I support the research efforts of the Dolphin Communication Project by documenting their international scientific and educational field programs and producing the media associated with those study and education programs.
This study in Roatan Honduras, will provide extensive underwater observations on dolphin behaviors, association patterns, and social interactions in both wild and captive habitats, following a protocol of focal animal follows and an all-occurrence behavior sampling technique (Altmann, 1974; Martin & Bateson, 1986).
A twelve-year database currently exists on two study populations of free-ranging dolphins: Bahamas’ Atlantic spotted dolphins and bottlenose dolphins around Mikura Island, Japan. These data will be used for comparison purposes since we will follow the same protocol as for previous data collection. Observations on both wild dolphin groups will continue on a seasonal basis. Real-time behavioral observations will be enhanced with video and sound recordings to study dynamics of inter-animal relations, associations, and the social structure of dolphins.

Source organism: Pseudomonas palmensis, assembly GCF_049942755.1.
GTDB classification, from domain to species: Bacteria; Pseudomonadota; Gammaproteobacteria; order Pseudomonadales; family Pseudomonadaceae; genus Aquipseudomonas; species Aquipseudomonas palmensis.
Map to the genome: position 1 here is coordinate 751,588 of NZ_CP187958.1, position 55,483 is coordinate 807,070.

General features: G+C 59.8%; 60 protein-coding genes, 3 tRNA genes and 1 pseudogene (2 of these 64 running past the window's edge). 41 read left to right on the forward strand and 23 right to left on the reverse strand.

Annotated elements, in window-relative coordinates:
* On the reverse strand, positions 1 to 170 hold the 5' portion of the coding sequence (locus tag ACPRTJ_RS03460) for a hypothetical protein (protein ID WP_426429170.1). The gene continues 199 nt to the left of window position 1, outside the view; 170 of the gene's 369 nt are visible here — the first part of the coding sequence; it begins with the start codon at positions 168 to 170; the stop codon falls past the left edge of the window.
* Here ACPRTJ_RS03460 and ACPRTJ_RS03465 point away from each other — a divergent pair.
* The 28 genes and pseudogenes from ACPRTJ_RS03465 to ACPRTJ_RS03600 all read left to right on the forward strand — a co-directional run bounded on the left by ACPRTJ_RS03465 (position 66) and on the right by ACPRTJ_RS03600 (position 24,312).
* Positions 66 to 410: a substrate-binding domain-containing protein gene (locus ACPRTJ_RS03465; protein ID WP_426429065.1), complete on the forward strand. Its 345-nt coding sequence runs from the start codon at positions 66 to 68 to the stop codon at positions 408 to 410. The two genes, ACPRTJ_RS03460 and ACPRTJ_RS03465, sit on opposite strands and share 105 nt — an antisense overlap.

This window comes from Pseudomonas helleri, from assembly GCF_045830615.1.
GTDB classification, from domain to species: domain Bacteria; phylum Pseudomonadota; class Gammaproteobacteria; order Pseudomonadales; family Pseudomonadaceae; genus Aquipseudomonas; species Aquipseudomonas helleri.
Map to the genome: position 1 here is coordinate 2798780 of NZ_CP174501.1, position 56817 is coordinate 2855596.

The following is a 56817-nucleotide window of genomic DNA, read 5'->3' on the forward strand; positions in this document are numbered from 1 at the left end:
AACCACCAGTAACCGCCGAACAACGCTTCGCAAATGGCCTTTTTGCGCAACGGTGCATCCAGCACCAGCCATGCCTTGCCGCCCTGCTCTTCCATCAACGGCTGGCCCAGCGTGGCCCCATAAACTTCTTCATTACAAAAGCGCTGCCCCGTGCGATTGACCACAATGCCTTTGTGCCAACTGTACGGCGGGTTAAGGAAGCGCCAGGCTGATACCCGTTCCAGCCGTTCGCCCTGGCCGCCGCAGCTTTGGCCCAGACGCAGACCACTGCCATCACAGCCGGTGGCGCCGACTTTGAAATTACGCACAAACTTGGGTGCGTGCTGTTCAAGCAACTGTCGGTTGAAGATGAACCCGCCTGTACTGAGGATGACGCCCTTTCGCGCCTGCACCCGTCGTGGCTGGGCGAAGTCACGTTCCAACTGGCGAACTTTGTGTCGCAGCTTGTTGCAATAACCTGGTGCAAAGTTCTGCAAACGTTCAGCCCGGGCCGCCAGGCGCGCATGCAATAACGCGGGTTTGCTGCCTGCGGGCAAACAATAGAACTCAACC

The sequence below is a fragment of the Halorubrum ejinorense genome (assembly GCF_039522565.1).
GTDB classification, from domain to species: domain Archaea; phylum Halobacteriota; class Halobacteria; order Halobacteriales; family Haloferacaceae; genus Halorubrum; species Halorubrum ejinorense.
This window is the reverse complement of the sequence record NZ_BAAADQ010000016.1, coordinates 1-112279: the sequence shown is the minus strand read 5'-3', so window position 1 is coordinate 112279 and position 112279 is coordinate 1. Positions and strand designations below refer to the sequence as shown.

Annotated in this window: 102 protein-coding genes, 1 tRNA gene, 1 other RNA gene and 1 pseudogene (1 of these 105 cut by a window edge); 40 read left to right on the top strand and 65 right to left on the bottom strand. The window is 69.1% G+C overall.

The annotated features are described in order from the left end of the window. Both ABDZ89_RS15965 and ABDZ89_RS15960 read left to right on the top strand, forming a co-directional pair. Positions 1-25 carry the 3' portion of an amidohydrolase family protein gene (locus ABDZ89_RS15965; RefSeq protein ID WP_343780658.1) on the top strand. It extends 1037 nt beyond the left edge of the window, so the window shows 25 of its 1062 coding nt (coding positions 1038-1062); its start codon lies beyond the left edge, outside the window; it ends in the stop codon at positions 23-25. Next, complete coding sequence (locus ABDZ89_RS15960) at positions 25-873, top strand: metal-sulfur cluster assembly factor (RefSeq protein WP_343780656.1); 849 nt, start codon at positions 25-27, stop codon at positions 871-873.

Videography permits the documentation of subtle within-group signaling of dolphins underwater, where they spend the majority of their time. Observations on the captive bottlenose dolphins at RIMS will be conducted while swimming in the same pen as the dolphins and from surface platforms for above-water, simultaneous documentation of behavior and activity. Surface observations of the bottlenose dolphins at RIMS will follow both opportunistic and scan focal animal sampling protocols. Scan samples will be conducted when underwater observers are not in the water. Opportunistic focal sampling will be conducted when underwater observers are present with a focus on following individuals in close proximity to the underwater observer. General behaviors as well as those directed towards the observer will be documented in an attempt to control for the presence of the swimmer.